I woke up knowing I had a big day ahead of me. I was one of keynote speakers at the Genderation conference taking place at Brighton, Hove and Sussex Sixth Form College (BHASVIC). The aim of the event was to discuss a range of topics related to gender with an audience of Year 12 students. I was going to deliver a message, based on my experiences as a stay at home dad, that men are just as good at care-giving as women.
I needed to arrive by 9am and the sat nav said this would be straightforward. Of course, the satnav doesn’t take account of family life when calculating routes. Having only moved house days previously, we’re still living in a state of chaos and I couldn’t find all my daughters’ school uniform.
When it had eventually been found and the kids were dressed, Helen decided it would be a good time to start making loom bands. She had to be persuaded to stop this before I could get both kids in the car and to the childminder who was kindly dropping them off at school for me.
Having navigated this chaos, I hit the M25 and it took me 30 minutes to drive two miles. This was an exceedingly unpromising start to what turned out to be a very inspiring and enjoyable day.
Yes, I arrived late. I was ushered straight on stage to deliver my keynote speech and I explained that loom bands had contributed to my late arrival. I felt this point was worth making so the students in the audience, and there were a lot of them, could see that I genuinely am the main carer for my two young daughters.
Keynote speech delivered, I was then to participate in a panel discussion. What an amazing panel it was.
Introducing the panel
I saw it as a great opportunity to fly the flag for male caregivers and stay at home dads to a young, receptive audience. What I hadn’t accounted for was the superb quality of the panel.
In addition to myself, there were two former BHASVIC students. Hollie Head is a female rocket scientist who spoke passionately about getting women and girls interested in science, technology, engineering and mathematics (STEM) not to mention her experiences as a gay woman. Joel O’Donoghue, meanwhile, had left BHASVIC to go into the arts and is now a dancer and choreographer.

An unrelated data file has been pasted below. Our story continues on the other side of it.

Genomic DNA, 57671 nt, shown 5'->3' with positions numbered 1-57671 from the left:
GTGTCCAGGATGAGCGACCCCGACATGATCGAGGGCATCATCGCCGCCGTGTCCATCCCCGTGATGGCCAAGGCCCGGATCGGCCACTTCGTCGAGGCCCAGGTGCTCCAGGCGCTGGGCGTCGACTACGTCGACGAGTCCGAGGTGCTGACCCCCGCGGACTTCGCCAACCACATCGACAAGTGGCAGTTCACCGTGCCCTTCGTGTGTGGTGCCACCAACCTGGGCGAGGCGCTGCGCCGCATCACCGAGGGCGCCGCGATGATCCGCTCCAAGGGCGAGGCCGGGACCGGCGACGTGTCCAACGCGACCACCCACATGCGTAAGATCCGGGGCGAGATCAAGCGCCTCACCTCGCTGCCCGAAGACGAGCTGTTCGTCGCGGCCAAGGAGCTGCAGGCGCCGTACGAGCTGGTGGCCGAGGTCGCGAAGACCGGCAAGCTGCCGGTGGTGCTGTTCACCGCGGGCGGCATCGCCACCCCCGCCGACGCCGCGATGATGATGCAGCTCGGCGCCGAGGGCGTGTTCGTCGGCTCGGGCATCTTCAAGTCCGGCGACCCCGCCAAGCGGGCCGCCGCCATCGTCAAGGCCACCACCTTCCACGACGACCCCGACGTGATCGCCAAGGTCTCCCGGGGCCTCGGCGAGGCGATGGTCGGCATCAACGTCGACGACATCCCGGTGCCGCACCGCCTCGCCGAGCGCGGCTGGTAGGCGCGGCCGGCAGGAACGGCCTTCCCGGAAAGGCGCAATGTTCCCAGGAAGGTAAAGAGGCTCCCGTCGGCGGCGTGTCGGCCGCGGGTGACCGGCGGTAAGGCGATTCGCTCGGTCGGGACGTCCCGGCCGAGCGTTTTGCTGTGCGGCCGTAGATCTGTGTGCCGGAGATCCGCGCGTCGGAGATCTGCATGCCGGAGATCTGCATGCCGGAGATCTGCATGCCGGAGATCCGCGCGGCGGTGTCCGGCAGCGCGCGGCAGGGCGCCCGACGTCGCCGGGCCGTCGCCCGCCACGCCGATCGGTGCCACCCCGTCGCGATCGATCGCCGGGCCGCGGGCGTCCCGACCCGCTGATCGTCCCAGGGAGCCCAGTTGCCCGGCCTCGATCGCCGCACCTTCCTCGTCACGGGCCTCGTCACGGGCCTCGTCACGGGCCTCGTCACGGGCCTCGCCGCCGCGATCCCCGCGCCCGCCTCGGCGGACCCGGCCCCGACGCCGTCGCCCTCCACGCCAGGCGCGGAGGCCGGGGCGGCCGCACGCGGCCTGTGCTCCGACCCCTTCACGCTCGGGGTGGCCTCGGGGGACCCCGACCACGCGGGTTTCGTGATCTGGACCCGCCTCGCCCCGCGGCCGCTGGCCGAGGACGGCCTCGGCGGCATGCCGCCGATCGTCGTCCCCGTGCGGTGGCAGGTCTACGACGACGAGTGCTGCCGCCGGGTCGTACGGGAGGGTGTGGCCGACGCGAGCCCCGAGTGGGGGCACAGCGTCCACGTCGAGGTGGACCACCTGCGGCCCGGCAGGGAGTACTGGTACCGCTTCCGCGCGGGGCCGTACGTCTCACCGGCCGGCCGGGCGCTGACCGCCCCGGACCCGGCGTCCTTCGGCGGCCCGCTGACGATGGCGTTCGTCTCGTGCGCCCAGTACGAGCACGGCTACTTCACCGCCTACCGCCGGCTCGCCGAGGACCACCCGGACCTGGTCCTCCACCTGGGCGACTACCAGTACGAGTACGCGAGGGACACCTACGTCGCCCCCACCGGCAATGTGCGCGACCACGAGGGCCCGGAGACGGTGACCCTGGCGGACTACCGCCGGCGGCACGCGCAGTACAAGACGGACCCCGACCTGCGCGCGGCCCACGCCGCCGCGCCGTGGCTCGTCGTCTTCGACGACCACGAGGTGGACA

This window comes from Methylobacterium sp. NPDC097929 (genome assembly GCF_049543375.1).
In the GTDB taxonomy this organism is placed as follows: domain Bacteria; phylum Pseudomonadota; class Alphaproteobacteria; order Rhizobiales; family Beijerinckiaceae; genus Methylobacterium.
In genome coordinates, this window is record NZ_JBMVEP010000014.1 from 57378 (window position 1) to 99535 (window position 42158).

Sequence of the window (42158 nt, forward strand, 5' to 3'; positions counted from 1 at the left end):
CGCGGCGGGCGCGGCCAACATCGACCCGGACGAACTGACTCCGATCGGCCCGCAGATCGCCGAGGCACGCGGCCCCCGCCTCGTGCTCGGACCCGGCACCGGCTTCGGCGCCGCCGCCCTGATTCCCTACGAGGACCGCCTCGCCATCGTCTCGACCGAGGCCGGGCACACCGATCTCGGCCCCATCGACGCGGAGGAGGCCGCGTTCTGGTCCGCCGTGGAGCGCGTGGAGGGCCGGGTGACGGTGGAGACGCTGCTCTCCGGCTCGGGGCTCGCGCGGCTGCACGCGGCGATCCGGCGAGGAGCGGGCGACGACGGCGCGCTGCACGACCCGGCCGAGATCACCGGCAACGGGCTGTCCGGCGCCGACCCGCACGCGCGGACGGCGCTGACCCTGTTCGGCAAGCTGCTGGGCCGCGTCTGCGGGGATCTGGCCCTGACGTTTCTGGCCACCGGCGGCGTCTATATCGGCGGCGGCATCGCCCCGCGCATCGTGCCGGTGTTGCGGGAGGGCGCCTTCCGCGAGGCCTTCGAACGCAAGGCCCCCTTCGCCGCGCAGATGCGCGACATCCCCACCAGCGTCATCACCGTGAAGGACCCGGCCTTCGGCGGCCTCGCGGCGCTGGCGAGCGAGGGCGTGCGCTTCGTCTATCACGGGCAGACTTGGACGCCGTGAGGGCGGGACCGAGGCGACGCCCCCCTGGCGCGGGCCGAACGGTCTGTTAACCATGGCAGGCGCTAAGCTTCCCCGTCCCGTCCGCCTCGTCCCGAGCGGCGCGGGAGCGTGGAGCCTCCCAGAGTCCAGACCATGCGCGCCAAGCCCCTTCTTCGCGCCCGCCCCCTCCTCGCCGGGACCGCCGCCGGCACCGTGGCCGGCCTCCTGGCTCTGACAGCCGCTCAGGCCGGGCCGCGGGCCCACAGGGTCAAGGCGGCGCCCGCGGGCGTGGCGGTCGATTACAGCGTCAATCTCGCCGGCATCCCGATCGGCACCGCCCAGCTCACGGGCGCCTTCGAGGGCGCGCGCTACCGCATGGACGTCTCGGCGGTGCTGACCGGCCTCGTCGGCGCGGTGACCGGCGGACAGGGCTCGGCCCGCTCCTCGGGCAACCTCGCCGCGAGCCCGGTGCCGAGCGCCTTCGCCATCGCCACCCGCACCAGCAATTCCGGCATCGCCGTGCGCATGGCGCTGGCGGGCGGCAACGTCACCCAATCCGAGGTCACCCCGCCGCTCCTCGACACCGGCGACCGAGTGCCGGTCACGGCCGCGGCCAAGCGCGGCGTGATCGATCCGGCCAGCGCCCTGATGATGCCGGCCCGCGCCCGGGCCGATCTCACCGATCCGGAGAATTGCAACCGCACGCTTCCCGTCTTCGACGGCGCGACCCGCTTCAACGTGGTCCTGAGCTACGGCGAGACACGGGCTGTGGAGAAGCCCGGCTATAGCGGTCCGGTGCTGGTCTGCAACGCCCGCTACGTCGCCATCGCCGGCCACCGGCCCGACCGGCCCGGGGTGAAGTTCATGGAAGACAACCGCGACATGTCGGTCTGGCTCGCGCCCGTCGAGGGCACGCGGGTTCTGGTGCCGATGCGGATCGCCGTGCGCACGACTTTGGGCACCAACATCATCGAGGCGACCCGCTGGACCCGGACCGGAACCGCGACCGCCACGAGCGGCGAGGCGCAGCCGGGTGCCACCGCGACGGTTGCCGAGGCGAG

Jessica Wodfall is a part of the No More Page 3 campaign and had more than a few things to say about the media and the way it portrays both women and men. The final panel member was Sophie Cook, a trans woman who has the most amazing background.
Formerly in the Royal Air Force, Sophie was born Steve but now lives as a woman. She is official photographer for AFC Bournemouth, a television host and was nearly elected as Labour MP for East Worthing and Shoreham in the last General Election (and would have been the first openly trans MP elected to Parliament).
Just a little terrifying
I really didn’t know what to expect from an audience of A-level students but I confess I was terrified. I personally found the questions to be very diverse and challenging.
We were asked whether biology accounted for gender inequality. We were asked whether we should focus on equality of opportunity instead of equality of outcome. If there’s going to be a topless female model on page three, shouldn’t there be a topless male in the same publication? What could teachers do to ensure they were not reinforcing unhealthy stereotypes? What role did religion have in reinforcing stereotypes?
Those are just a few examples of the questions we faced. They were all considered and forced us panel members to think.
A great opportunity
Participating in the Genderation conference was both a great opportunity and an honour. It was also a pleasure speaking to such an engaged and interested audience.
Asked to sum up and give my thoughts on what I’d like the students to take away, I said I’d like them to appreciate that men can be just as good at fulfilling caring roles as women. This could be as a father or carer or working in teaching or nursing etc.
Sophie Cook, meanwhile, was even more succinct. She simply said “respect everyone.” The final panel member to speak, it was a great note to finish on.